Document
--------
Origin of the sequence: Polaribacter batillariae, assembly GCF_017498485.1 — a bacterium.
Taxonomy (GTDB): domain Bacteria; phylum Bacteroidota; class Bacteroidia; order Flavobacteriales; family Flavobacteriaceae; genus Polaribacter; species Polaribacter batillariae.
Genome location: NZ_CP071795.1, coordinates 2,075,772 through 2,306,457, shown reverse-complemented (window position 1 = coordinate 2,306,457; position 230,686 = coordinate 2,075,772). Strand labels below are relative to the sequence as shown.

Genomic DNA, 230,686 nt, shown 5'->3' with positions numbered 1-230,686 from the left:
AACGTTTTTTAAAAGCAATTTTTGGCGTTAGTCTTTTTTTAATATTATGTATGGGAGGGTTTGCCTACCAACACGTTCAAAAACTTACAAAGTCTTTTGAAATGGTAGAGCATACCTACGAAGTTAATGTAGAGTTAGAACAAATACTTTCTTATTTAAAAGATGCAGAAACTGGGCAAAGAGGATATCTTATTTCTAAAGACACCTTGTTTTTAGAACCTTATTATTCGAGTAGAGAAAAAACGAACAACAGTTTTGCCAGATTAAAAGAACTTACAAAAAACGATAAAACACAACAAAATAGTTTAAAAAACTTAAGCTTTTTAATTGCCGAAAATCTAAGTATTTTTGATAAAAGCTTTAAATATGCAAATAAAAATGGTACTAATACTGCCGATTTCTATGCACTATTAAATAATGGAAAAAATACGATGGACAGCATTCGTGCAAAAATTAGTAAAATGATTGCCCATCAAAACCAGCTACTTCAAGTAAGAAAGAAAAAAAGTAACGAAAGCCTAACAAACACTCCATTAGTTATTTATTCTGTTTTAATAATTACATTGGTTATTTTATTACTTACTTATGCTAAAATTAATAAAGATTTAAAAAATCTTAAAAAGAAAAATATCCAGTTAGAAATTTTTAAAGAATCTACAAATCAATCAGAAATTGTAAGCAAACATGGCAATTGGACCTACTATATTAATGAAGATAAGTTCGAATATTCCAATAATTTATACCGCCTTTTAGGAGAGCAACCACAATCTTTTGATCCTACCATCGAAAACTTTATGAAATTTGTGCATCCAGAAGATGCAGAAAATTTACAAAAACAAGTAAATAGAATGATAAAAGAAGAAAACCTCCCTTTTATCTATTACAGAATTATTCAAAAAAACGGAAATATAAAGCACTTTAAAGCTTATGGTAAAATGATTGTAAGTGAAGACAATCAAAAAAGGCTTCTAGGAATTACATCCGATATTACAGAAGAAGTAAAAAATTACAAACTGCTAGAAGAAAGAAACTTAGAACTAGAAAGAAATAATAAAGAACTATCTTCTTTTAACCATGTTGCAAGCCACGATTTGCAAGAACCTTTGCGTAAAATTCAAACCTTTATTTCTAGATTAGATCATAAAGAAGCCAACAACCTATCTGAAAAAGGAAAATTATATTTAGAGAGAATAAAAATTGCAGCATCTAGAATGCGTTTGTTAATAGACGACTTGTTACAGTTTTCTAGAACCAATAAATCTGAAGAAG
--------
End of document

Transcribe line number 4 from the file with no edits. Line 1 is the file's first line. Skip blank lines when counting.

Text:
Genomic DNA, 230,686 nt, shown 5'->3' with positions numbered 1-230,686 from the left: